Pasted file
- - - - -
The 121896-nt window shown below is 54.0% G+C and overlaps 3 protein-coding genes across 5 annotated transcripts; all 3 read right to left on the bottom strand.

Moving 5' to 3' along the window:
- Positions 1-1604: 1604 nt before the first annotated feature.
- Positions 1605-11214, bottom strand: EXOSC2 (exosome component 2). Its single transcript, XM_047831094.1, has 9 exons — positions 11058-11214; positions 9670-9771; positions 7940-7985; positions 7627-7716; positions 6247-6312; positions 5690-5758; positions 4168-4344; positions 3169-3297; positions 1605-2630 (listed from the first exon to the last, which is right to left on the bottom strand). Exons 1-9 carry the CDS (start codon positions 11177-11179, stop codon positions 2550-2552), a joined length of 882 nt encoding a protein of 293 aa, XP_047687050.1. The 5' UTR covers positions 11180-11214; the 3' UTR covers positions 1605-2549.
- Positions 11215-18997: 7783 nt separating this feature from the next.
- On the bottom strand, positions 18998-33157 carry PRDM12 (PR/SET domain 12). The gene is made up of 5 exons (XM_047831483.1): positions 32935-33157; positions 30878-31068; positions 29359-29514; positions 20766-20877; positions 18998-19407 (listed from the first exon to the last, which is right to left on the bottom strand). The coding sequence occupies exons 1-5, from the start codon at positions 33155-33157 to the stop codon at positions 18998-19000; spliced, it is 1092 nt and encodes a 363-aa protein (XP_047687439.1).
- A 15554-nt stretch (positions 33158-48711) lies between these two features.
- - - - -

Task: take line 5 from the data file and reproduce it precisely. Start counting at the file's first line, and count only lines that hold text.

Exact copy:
- Positions 11215-18997: 7783 nt separating this feature from the next.